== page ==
Soon after Time magazine’s high-minded art critic Robert Hughes smashed his hire-car on the way back from fishing in remote Western Australia, the crumpled wreck appeared in Danius Kesminas exhibitions in Perth and Sydney – a neatly compacted Nissan-cube of steel and rubber, spilling over with fishing gear. For Kesminas, this was a unique moment in which the art world (outrageous bombast and courtroom antics) collided with the real world (road laws, blood alcohol limits, physical injury, insurance, etc.); the smashed car was a sculpture embodying all of the high-key contrast.
In earlier works, Kesminas had redeployed iconic modernist sculptures by Sol LeWitt and Carl Andre as children’s playground equipment—another kind of collision, between the useless tradition of American formalism and a practical social purpose. In an incendiary act, Kesminas worked with Ben Morieson to set fire to the logos of the Adelaide Festival’s major corporate sponsors. In collaboration with Michael Stevenson, he restaged a published interview between German painter Gerhard Richter and critic Doris von Drathen as a filmed theatre piece, animating the arcane language of contemporary art writing with sexual tension and other tropes associated with TV soaps.
As an educator, Kesminas arranged watercolour classes en plein air at Woomera Detention Centre in South Australia, where traditional techniques and a cloying pastel palette softened the grim reality of Australia’s immigration laws. He also worked with Callum Morton on the Pedagogical Vehicle Project, a now-legendary student elective based around driving an old ice-cream van to public events, providing some dubious public service, to test art’s social utility: dispensing cookies at a political rally and awarding a prize for best stud at an agricultural show.
With Slave Pianos – a group including Michael Stevenson, Rohan Drape, and Neil Kelly – Kesminas transcribed musical recordings by artists, re-presenting them for player piano, a scratch DJ, the Burley Griffin Brass Band, and Russia’s Krasnyi Quartet, one musical form transposed for another. Slave Pianos has amassed a substantial archive of source recordings, sometimes displayed in a jukebox, as well as sheaves of original handwritten scores, like George Brecht’s hair-comb event transcribed for piano. The group has also presented several operas based on the lives of artists, where incidental art-world biography assumes a new grand voce status, and specious regional debates inform the transcendental denouement.
For example, in Dissident Consonances, performed by the Astra Choir, based on little-known correspondence between former Lithuanian President Vytautas Landsbergis and Fluxus founder George Maciunas, the chorale finally, mournfully observes the gulf left between politics and art after the death of Maciunas and the birth of post-Soviet Lithuania.
Kesminas’s “concept-art-(heritage)-rock-cover band”, The Histrionics, sets old pop/ rock standards to new lyrics drawn from “art world history, discourse, controversy and rumour”. The playlist includes ‘Drip It’ (an ode to Jackson Pollock after Devo), ‘Hip to Paint Squares’ (post-painterly abstraction after Huey Lewis), and ‘Appropriation’ (after The Beatles’ ‘Revolution’: “You want to use appropriation. Well, you know, we all want to change the words”). Art theory, like pop music, has its hit parades, its moves and styles, its own verse and refrain.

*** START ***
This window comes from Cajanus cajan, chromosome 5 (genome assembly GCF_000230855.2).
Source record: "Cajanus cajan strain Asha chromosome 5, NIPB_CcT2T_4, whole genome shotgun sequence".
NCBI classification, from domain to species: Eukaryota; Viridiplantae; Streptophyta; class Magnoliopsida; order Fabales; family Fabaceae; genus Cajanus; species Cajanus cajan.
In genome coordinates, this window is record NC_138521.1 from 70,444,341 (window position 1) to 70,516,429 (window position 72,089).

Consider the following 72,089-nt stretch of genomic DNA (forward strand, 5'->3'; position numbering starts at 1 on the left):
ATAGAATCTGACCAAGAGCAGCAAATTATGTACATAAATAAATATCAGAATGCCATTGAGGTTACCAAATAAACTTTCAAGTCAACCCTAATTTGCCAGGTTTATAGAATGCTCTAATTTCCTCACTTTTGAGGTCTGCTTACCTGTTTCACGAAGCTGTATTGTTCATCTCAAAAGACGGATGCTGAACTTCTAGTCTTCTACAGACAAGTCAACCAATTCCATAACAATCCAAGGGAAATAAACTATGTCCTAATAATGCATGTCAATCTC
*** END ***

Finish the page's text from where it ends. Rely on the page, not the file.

Similarly, Kesminas formed Punkasila with local musicians in Indonesia in the continuing aftermath of Suharto’s regime – corrupt government, rampant militarism, fundamentalist Islam, anti-Western reaction. Based on the five (wavering) principles of independence enshrined in Pancasila, the band – wearing batik camouflage fatigues and playing hand-carved guitars modelled on AK47s – merges angry three-chord riffs with lyrics taken from acronyms for the hundreds of Government organisations and NGOs that characterise Indonesia’s complex politics today.
In each of these ‘collisions’ you can hear the buckling of conventional forms and standard formats as Kesminas drives genre head-on into symbol, reassembling the parts according to another, more cynical logic, which one can trace in the elaborate charts that accompany his work, like a mud map of his pinball synapses. Far from being absurd or untrue, Kesminas’s work is always an extrapolation of genuine source material, such as the discovery of underground vodka pipelines running from neighbouring countries into Lithuania, on which basis Kesminas manufactured a vodka-fuelled waterwheel that played well-known drinking songs toasting the country’s new EU ‘connections’.
Relentlessly singing, drinking, playing and joking, convening a merry band of artists and musicians, Kesminas has managed, in the grand tradition of the sceptics, to integrate his own life and art into a kind of praxis that constantly tests the efficacy of art – especially its spurious claims to social relevance – checking the escalating hyperbole of the art world.
Courtesy Darren Knight Gallery, Sydney.